From January 2014 through February 2015, we recruited and enrolled qualified, allopathic medical practitioners of all specialties working in the private sector in Chennai. REACH study staff used a structured movement algorithm to recruit a maximum of five PPs per health facility and minimum of five PPs in each of Chennai’s ten 2011 census tract zones. We also randomly recruited PPs from REACH’s database of PPM-referring PPs. All consenting, qualified PPs with formal medical training who diagnosed at least one patient with pulmonary TB (PTB) in the year prior to recruitment were eligible for interview. Up to three attempts were made to complete the interview after a PP agreed to participate. The structured interviews, performed privately in the PPs’ offices by trained study staff, lasted 15 to 20 minutes and included PP socio-demographic information (with the exception of age, which was deemed to be potentially identifiable during ethical review), self-reported education (medical doctor/MD, master of surgery/MS, or bachelor of medicine and surgery/MBBS degrees), patient volume, clinical specialty, TB disease knowledge, and diagnostic and treatment practices. Interviewers asked practitioners about POC testing practices for pregnancy, glucose, HIV, TB antibody, malaria, syphilis, hepatitis, dengue, and typhoid using reference cards listing the tests. All POC tests were described as diagnostic tests used to make quick management decisions in the same visit (i.e. while the patient waits) in the clinic or practice, including those performed in any attached lab facilities.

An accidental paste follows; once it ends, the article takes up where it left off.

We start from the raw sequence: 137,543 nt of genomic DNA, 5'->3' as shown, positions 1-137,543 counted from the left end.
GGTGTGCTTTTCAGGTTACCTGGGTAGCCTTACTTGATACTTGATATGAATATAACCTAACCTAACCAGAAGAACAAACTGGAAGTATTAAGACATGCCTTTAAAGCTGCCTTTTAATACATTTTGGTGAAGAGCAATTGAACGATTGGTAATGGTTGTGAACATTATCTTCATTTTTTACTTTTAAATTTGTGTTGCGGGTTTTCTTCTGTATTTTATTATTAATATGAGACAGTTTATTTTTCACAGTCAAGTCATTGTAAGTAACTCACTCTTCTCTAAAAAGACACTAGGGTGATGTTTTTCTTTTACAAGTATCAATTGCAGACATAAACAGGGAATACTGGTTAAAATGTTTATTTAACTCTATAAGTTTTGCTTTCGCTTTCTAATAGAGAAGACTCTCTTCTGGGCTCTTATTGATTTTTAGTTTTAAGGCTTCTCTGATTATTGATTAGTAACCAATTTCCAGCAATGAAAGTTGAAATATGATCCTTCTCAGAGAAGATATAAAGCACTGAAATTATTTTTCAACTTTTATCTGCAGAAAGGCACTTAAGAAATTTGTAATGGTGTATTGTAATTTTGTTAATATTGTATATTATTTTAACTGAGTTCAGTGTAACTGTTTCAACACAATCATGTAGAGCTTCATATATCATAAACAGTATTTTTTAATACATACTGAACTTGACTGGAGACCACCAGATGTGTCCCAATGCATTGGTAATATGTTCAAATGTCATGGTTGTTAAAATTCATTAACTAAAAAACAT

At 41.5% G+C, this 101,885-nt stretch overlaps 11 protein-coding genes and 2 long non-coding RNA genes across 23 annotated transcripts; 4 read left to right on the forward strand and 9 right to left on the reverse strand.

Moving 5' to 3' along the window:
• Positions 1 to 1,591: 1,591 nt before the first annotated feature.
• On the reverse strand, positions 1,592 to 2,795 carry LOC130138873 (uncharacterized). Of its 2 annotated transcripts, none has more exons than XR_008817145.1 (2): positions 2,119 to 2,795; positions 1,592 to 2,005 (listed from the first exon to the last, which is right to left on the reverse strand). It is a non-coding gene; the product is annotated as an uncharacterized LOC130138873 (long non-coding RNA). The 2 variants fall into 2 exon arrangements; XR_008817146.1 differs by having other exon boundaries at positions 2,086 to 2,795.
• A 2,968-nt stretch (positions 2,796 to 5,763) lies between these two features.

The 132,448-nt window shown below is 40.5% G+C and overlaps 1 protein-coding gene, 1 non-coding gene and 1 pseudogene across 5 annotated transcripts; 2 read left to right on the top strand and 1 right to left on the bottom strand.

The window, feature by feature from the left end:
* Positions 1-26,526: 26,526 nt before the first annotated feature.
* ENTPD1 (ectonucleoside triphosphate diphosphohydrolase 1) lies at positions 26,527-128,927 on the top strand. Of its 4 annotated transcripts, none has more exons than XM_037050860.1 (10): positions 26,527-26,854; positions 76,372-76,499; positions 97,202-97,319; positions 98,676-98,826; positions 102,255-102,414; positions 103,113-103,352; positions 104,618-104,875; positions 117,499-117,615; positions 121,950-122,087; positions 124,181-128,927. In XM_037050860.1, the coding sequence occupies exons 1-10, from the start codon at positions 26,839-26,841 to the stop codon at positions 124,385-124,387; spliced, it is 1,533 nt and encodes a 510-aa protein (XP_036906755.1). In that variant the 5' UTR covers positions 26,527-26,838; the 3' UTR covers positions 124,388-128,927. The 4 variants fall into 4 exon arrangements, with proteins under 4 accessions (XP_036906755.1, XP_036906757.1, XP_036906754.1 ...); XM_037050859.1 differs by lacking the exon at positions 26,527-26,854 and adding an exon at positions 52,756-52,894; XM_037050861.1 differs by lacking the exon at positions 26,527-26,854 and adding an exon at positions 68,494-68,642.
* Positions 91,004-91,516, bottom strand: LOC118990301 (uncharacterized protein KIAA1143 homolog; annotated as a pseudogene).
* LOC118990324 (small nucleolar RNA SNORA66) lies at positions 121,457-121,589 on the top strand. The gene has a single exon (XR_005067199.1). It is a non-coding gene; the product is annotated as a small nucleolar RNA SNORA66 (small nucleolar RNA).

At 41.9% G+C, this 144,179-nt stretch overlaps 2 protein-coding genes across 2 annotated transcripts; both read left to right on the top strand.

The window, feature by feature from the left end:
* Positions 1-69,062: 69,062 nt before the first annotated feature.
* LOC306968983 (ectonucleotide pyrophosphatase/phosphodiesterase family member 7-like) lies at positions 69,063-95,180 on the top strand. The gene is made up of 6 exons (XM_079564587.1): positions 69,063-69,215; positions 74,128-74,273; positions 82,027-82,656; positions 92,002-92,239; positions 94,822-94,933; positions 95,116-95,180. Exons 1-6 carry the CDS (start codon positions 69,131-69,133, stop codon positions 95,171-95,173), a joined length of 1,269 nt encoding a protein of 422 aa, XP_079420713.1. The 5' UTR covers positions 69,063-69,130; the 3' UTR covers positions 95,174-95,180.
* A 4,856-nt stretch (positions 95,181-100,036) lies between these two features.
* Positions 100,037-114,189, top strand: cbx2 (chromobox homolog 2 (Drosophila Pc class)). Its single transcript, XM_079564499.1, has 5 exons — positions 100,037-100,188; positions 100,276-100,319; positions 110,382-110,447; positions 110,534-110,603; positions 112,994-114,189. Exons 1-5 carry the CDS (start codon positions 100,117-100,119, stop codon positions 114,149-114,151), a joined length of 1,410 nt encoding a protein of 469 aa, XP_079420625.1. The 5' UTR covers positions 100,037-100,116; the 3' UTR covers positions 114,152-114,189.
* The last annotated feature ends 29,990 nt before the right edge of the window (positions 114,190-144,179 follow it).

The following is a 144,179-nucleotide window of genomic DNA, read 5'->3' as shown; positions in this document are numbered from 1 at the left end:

As part of the interview, PPs were asked about a hypothetical POC test for TB “that could be used to replace the tests that [they] currently use. This test could potentially be done rapidly in [their] clinic, like a pregnancy test or blood glucose test,” and was described as accurate, taking 20 minutes to perform, and requiring no equipment. PPs were asked if they would perform this test in their clinic (versus sending patients out to a lab or not performing it), and about the maximum amount they would be willing to pay to use this POC test for most patients with symptoms of TB.